I Know Where I'm Going When I Die
Indonesian Pencak Silat looks indistinguishable from the other martial arts disciplines mixed in with The Raid: Redemption -- originally Serbuan Maut. And the film is indistinguishable, as well, from most any other chop-socky movie. The opener of a projected Rama trilogy by its writer/director/editor/co-choreographer Gareth Huw Evans, it mixes fighting styles, because Silat by itself “is not only illogical, but can also become boring.” This hour-and-two thirds movie, however, is both.
Selected for Toronto, Sundance and SXSW and included in MoMA/Lincoln Center’s New Directors/New Films, the nonstop actioner offers up a variation on a standard cop, horror and even cowboy setup, wherein the good guys are attacked and surrounded in their quarters. The difference is that the SWAT members do the attacking, on the headquarters of a narcotics kingpin, and are trapped inside the fifteen-floor apartment building run by their crime boss target, Tama (Ray Sahetapy), whose casual sloppiness and flip-flops belie his cruelty.
Rama (co-choreographer Iko Uwais) is a newcomer on the elite special-forces team that blunders into a building that has continually rebuffed rival gangs as well as law enforcement. Presumably for an added, outside dimension, he is shown early kissing his wife’s (Fikha Efendi) seven-months-pregnant belly and then promising his father (Hengky Solaiman) that “I’ll bring him back,” both of which are forgotten in the mindless carnage to follow -- only to be reintroduced, or forced in, near the end.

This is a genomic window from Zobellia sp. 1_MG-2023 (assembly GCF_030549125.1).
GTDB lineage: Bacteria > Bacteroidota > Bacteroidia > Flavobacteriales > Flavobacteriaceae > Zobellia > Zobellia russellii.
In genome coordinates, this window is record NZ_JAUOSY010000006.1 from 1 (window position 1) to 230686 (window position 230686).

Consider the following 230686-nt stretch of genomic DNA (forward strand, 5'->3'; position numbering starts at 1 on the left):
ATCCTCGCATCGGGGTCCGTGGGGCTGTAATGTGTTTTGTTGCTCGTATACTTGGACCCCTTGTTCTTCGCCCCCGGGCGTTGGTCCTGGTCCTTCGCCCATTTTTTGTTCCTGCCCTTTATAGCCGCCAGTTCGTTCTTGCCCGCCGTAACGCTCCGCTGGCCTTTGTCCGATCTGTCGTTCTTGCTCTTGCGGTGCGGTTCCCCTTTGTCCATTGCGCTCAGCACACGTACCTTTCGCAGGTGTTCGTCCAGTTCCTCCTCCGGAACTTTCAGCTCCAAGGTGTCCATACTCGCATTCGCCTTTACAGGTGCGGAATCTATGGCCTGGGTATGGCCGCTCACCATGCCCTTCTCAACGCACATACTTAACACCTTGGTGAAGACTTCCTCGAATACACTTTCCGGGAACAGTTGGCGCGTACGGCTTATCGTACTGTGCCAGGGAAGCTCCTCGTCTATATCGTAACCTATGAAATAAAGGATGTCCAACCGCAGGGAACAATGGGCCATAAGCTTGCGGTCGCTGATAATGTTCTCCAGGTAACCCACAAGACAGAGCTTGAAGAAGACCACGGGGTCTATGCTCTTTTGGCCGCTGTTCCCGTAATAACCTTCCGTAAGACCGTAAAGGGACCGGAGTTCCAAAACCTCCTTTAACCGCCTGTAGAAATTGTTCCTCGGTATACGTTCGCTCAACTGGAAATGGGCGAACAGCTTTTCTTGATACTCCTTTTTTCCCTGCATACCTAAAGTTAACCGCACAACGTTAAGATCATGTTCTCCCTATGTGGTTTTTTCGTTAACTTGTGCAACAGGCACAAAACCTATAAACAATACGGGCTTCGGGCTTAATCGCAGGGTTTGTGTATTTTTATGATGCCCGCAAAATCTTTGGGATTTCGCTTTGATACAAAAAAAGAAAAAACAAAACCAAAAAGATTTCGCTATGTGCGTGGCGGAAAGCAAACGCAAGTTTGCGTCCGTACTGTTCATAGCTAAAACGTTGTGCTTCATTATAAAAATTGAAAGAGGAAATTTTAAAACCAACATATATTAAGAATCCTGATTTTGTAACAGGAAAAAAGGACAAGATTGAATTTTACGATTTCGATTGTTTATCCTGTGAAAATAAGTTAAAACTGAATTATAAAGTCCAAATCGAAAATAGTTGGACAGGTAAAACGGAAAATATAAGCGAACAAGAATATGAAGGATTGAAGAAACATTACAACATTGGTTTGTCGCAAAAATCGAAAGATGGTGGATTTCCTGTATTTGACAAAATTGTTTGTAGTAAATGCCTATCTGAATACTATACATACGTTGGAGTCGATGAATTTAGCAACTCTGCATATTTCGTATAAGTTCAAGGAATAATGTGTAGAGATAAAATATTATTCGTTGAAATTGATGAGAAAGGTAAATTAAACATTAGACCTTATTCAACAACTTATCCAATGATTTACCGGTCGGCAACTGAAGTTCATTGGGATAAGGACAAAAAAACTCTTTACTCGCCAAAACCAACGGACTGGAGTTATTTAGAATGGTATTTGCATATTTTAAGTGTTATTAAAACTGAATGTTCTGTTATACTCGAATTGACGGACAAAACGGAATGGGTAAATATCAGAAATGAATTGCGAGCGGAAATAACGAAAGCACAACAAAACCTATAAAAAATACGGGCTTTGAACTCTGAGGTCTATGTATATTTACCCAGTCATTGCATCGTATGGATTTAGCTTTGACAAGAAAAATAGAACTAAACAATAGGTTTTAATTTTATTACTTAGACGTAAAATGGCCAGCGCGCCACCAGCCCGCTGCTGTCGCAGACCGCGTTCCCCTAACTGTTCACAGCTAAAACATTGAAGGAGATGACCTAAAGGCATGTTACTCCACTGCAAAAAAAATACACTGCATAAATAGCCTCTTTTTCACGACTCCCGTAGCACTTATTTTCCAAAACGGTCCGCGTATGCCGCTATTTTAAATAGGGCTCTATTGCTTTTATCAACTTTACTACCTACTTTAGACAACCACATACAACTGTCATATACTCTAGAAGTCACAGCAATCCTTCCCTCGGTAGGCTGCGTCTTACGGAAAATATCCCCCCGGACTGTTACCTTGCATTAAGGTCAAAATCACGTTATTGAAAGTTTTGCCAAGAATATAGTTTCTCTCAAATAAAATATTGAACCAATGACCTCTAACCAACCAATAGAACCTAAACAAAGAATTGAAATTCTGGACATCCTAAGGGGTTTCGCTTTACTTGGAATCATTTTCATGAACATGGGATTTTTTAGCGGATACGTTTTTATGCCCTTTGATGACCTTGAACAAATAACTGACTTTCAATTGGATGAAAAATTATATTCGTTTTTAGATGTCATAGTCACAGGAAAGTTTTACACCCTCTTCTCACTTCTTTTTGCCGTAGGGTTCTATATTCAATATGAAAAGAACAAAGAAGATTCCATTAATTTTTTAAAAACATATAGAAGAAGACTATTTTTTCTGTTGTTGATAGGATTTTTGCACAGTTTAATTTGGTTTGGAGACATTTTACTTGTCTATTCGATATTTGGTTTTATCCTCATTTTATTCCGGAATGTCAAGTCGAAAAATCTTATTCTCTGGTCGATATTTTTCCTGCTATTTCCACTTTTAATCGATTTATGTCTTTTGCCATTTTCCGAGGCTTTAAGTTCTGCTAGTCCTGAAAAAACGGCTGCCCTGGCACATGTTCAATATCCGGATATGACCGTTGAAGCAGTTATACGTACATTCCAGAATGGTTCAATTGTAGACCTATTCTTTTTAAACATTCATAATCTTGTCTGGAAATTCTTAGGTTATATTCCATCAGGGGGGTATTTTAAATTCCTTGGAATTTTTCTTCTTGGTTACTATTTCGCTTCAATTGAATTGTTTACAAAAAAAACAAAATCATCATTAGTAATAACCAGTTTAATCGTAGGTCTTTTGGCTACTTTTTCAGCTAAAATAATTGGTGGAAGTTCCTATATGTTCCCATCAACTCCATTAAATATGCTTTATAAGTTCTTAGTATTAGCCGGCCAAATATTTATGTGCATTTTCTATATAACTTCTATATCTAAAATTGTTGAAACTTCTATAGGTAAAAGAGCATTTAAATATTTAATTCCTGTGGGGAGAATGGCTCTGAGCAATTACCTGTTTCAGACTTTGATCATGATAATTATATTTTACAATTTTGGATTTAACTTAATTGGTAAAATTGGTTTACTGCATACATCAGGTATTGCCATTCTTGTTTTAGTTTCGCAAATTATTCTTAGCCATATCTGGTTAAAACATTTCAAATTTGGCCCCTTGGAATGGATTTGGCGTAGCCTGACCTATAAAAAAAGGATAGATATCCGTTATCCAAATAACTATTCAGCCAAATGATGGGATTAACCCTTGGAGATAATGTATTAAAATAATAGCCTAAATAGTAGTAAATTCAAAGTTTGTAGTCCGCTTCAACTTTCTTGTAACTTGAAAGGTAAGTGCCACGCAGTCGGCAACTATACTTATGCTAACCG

Chosen partly because single-location filming reduced expenses, the half-century-old building is all stone staircases and courtyard balconies, ratty elevators, long corridors and patchwork apartments, with a cellar drug lab. Down to bulletproof vests and helmets, the police are in black except for less young and less slim leader Lieutenant Wahyu (Pierre Gruno), who is not well prepared and unaccountably has not notified his superiors about the raid. That last omission means that, seemingly lacking the most basic communications equipment, or not daring to use it, the survivors of furious automatic weapon, machete and knife resistance are trapped inside.
Boss Tama has outside connections in high places but calmly prefers to handle the situation from within his domain. Through intercom-speaker promises and threats, he marshals the tenants to destroy the intruders. To be on the safe side, he sends out his two most efficient killer lieutenants with a few helpers each. While Andi (Doni Alamsyah) looks like a collegian in a blue sweater, Mad Dog (third action co-choreographer Yayan Ruhian) is physically slight but such an adept that he discards guns to finish off opponents with his bare hands and feet.
Hunted throughout the building, only two tiny groups of decimated police remain, noble Sergeant Jaka (Joe Taslim) and Wahyu in one, Rama and wounded Bowo (Tegar Satrya) the other.
“I deal in blood and mayhem . . . for the pleasure of what I hope is a captivated audience,” says Evans. The corridors and apartments are full of that, as Rama and Jaka martial arts their path through the usual hordes of menacing thugs who wait behind one another while at most two engage at the same time.
Language should prove no deterrent to those who abhor subtitles (here, from Indonesian), for no understanding is necessary. All that surrounds it is mere excuse for the actual fighting. The problem is that the fighting seems the same, repeated endlessly and unimaginatively and not different from what scores of such films offer. Without humor or originality, this is straight video game.
(Released by Sony Pictures Classics, and rated "R" by MPAA.)